The big hook of State of Affairs isn’t just that Charlie is a hard-partying analyst and the President’s daily briefer, but that there is a larger, overarching conspiracy that provides the series’ mystery. Charlie’s fiancé Aaron (Mark Tallman) was killed in a terrorist attack; Charlie’s fiancé also happens to be the President’s son. Charlie has to deal with day-by-day (and the series’ week-to-week) conflicts (in the pilot, she has to rescue a kidnapped American doctor who, improbably enough, happens to look exactly like Aaron because the writers of this show have no idea what the word “subtle” means), but she also has to deal with the lingering post-traumatic effects of literally watching the man she was going to marry get murdered in front of her. A therapist tells Charlie that she is repressing some serious memories of the attack; Charlie responds by going to the bar.
One of the most frustrating aspects of State of Affairs — and all of these similar, often political shows about troubled, tortured women haunted by inner demons — is that they tend to go the same route with these characters. A woman is sad, or is mourning, or whatever, so she must self-medicate with booze and sex. There is no such thing as a woman who simply likes to drink or simply likes to have sex; it is always a manifestation or some deeper and more fucked-up issue within the character, which is itself a reflection of some lazy and contrived storytelling within the writers room.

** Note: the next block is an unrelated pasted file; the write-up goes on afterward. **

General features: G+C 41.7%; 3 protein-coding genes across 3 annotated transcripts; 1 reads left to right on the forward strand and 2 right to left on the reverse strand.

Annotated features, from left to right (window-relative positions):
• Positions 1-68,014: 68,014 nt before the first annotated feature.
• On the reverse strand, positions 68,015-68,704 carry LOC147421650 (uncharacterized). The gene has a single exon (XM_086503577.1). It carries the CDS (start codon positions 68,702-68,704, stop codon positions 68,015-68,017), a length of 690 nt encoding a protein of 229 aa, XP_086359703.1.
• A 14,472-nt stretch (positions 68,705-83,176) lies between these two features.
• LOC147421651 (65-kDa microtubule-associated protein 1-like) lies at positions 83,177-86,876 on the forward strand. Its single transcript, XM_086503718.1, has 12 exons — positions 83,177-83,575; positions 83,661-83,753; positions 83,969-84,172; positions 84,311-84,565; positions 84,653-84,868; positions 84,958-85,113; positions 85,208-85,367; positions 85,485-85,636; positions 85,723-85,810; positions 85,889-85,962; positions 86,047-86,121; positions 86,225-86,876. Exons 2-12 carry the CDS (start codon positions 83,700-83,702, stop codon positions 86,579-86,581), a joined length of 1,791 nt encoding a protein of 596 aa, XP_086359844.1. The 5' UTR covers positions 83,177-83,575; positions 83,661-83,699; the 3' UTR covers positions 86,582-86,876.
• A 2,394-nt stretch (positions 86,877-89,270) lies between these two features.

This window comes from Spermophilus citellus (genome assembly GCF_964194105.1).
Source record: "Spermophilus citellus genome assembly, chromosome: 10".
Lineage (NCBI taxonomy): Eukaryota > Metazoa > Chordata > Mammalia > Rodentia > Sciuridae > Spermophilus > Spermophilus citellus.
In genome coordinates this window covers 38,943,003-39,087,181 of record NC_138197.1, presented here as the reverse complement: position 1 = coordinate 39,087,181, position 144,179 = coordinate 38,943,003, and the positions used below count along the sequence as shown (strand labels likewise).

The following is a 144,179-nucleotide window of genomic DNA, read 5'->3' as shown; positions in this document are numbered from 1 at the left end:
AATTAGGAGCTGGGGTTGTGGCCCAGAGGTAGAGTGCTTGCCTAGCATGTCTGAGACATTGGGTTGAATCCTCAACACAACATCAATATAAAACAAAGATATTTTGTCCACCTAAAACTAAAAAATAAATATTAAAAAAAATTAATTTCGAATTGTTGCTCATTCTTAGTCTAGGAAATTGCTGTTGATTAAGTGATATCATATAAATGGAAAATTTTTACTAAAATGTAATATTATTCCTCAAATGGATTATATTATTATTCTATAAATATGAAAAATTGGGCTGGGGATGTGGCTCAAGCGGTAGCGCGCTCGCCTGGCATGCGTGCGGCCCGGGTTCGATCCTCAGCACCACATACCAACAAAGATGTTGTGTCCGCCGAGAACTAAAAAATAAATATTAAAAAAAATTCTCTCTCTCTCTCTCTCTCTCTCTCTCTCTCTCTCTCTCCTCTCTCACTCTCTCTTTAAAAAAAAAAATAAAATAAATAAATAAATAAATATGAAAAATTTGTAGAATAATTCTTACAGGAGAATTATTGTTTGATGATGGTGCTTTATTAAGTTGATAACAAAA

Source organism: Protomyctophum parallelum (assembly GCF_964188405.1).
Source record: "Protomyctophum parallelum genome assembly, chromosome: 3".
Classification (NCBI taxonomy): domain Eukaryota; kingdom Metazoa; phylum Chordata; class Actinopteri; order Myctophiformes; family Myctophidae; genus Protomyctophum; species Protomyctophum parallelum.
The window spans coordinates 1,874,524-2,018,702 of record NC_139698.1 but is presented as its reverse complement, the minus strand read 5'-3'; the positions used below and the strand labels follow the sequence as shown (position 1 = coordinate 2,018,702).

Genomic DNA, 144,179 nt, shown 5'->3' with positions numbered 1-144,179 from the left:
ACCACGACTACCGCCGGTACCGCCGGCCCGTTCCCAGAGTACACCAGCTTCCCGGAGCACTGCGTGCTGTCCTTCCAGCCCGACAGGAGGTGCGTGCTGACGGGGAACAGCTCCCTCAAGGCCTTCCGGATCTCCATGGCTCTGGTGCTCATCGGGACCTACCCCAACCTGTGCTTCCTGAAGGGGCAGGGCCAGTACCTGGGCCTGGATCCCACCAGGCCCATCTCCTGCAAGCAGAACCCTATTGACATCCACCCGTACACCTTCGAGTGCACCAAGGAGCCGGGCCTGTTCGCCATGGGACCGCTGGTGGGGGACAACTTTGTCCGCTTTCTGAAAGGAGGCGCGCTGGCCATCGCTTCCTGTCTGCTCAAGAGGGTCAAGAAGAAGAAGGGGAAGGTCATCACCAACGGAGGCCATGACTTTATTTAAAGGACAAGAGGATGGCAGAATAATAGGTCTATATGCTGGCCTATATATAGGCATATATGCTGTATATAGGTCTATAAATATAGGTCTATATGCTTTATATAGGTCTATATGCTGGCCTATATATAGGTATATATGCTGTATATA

On top of that, there are problems within the show’s actual narrative. It should be engaging, but it just isn’t. The twist doesn’t exactly land, the mystery is exhausting from the beginning, and Charlie’s overwhelming desire to avenge the death of Aaron doesn’t feel as urgent as it should be (partly due to Heigl’s wooden delivery of the trailer’s/pilot’s most dramatic lines: “I am going to find every last person who had anything to do with the death of your son and I’m going to end every single one of their lives” — a line spoken to the President as they stand in a graveyard, no less). State of Affairs is your basic middling thriller, one that doesn’t make the case for Katherine Heigl’s return to the small screen, or even for its own existence.